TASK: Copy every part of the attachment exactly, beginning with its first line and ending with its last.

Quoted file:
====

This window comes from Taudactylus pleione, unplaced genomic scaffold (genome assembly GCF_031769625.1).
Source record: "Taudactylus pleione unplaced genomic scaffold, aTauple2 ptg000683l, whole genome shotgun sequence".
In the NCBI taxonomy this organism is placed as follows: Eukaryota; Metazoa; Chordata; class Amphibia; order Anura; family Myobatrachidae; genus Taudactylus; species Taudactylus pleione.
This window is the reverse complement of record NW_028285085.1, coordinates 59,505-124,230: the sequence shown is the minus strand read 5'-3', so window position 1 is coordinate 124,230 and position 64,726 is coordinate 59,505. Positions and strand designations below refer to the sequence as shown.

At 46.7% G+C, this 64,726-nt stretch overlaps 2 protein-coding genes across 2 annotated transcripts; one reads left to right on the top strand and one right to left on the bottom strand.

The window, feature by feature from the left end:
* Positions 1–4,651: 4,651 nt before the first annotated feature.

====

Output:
This window comes from Taudactylus pleione, unplaced genomic scaffold (genome assembly GCF_031769625.1).
Source record: "Taudactylus pleione unplaced genomic scaffold, aTauple2 ptg000683l, whole genome shotgun sequence".
In the NCBI taxonomy this organism is placed as follows: Eukaryota; Metazoa; Chordata; class Amphibia; order Anura; family Myobatrachidae; genus Taudactylus; species Taudactylus pleione.
This window is the reverse complement of record NW_028285085.1, coordinates 59,505-124,230: the sequence shown is the minus strand read 5'-3', so window position 1 is coordinate 124,230 and position 64,726 is coordinate 59,505. Positions and strand designations below refer to the sequence as shown.

At 46.7% G+C, this 64,726-nt stretch overlaps 2 protein-coding genes across 2 annotated transcripts; one reads left to right on the top strand and one right to left on the bottom strand.

The window, feature by feature from the left end:
* Positions 1–4,651: 4,651 nt before the first annotated feature.